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China denies asking Russia to delay invasion until end of Olympics

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China’s foreign ministry on Thursday condemned a New York Times report claiming that Beijing asked Russia to delay invading Ukraine until after the Winter Olympics ended, calling it “fake news.”

“We hope the culprit of the crisis would reflect on their role in the Ukraine crisis, take up their responsibilities, and take practical actions to ease the situation and solve the problem instead of blaming others,” foreign ministry spokesperson Wang Wenbin said, according to The Associated Press.

“The New York Times report is purely fake news, and such behaviors of diverting attentions and shifting blames are very despicable,” he added.

Wang also reiterated China’s claim that the U.S. provoked the war by not ruling out NATO membership for Ukraine, the AP noted.

The Times reported that senior Chinese officials urged senior Russian officials early last month not to invade Ukraine during the Beijing Games. The newspaper cited a “Western intelligence report” considered credible by officials.

Russian President Vladimir Putin reportedly met with Chinese President Xi Jinping in Beijing on Feb. 4, just hours before the opening ceremony. Following the meeting, the two countries issued a joint statement declaring “friendship between the two states has no limits, there are no ‘forbidden’ areas of cooperation.”

China at the time also expressed support for Russia’s opposition to further NATO expansion, adding that it “respect the sovereignty, security and interests of other countries,” according to the AP.

China is the only major government that has not condemned Russia’s invasion of Ukraine, and has said it would not impose financial sanctions on Russia. Instead, the country supported Russia, saying that NATO’s eastern expansion threatened Moscow’s security.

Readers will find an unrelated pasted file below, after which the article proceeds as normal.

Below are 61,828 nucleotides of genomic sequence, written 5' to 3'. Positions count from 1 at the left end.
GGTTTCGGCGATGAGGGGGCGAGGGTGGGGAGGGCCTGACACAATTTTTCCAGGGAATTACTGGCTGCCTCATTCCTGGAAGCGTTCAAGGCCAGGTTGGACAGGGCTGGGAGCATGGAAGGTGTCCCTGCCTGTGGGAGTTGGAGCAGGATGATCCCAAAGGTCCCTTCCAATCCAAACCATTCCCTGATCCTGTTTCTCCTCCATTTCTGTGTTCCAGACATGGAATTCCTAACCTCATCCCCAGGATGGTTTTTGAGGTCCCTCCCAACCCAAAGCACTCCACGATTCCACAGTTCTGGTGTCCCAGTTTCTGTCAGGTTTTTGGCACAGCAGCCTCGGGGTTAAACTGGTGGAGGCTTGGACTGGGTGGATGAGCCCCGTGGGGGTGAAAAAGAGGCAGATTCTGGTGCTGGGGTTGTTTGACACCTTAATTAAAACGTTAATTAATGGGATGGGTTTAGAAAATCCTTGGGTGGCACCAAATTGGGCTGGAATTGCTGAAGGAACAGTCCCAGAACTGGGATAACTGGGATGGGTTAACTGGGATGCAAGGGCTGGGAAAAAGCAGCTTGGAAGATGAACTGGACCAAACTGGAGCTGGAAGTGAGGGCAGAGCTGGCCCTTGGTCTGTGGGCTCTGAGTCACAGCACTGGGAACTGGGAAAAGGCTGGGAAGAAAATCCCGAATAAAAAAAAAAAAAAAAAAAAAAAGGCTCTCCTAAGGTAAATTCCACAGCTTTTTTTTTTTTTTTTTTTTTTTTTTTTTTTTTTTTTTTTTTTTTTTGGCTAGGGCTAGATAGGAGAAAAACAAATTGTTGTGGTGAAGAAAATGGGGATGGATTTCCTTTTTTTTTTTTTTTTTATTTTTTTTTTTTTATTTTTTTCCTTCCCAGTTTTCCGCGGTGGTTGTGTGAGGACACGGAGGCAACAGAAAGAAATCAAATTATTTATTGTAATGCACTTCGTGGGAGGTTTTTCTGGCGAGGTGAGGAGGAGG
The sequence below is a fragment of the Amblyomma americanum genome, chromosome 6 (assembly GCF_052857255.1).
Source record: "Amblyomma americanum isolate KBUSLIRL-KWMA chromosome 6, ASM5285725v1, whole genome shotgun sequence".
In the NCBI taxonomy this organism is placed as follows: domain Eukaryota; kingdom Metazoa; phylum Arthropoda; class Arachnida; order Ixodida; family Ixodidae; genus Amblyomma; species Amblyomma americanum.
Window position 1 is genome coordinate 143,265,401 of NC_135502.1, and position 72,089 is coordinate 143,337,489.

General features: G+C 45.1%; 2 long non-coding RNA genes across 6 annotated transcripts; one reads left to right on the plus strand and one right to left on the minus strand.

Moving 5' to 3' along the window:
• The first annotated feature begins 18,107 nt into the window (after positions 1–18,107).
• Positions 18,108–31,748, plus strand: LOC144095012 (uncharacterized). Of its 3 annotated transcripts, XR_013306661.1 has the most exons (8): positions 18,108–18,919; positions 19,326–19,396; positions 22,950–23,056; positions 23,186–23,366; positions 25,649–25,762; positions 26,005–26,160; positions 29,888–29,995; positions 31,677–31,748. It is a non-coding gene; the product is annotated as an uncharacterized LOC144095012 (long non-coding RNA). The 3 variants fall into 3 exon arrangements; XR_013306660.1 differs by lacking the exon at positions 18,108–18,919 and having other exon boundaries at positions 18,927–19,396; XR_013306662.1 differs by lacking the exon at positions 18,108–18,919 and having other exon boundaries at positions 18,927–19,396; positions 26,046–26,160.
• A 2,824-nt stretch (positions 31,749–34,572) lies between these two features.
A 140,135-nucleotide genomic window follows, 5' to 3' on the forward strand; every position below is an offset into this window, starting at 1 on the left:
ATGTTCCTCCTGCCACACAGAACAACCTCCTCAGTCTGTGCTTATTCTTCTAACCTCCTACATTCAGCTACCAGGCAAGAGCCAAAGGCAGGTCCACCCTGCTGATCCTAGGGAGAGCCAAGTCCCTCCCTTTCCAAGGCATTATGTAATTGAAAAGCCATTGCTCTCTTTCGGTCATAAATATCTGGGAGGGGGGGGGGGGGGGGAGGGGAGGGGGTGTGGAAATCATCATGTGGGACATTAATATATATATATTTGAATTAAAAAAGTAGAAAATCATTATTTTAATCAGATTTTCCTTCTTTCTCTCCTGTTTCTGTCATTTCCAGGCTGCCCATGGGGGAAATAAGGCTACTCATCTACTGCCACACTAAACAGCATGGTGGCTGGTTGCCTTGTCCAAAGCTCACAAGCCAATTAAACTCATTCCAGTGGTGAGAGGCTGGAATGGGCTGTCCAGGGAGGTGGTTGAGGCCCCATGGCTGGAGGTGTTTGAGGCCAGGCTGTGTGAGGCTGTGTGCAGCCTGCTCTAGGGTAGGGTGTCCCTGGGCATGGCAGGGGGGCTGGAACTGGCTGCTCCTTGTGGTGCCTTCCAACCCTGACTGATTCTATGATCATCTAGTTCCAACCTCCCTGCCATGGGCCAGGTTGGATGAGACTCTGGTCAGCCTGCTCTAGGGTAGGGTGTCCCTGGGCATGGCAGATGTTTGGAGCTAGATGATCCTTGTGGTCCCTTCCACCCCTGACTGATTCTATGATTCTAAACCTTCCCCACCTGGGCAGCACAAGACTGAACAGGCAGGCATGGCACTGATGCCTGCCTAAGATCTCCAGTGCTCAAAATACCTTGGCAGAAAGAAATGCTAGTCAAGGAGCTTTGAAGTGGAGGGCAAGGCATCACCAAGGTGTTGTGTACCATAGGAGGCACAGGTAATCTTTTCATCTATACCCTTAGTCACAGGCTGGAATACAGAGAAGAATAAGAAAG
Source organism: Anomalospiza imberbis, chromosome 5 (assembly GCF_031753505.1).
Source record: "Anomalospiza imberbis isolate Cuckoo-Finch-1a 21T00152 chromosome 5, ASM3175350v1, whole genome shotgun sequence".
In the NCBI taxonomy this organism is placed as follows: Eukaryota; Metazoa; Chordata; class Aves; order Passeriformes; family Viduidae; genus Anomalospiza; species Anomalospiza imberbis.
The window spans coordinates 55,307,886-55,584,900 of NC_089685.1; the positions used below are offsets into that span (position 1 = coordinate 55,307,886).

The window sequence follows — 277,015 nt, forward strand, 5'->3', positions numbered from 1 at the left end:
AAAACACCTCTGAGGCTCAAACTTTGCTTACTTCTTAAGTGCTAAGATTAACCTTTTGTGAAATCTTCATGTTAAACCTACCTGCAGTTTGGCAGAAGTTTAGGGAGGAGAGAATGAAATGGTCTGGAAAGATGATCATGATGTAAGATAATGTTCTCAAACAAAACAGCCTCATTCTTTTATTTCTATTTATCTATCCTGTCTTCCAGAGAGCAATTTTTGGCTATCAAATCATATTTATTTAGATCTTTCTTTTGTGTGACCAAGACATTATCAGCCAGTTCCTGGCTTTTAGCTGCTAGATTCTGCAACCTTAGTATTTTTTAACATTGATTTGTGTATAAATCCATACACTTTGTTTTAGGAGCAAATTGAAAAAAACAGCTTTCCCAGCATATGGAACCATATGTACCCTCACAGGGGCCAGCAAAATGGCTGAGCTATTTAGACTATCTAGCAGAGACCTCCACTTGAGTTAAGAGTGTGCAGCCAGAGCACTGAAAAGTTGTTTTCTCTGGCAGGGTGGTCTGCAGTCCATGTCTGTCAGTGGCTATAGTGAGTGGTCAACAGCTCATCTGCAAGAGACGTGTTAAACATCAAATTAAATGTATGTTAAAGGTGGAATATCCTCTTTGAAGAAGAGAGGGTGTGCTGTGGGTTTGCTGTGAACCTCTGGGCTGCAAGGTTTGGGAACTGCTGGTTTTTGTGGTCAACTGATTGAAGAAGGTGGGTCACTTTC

China also did not vote on a resolution passed during a United Nations General Assembly emergency session on Wednesday that demanded the halt and withdrawal of Russian troops in Ukraine, the AP noted. 

“Regrettably, the draft resolution submitted to the General Assembly emergency special session for vote had not undergone full consultations with the whole membership, nor does it take into consideration the history and the complexity of the current crisis,” Wang said, according to the news service.

“It did not highlight the importance of the principle of indivisible security or the urgency of promoting political settlement and stepping up diplomatic efforts,” he added. “These are not in line with China’s consistent position. Therefore, we had no choice but to abstain in the voting.”

Tags China Russia U.S. Vladimir Putin
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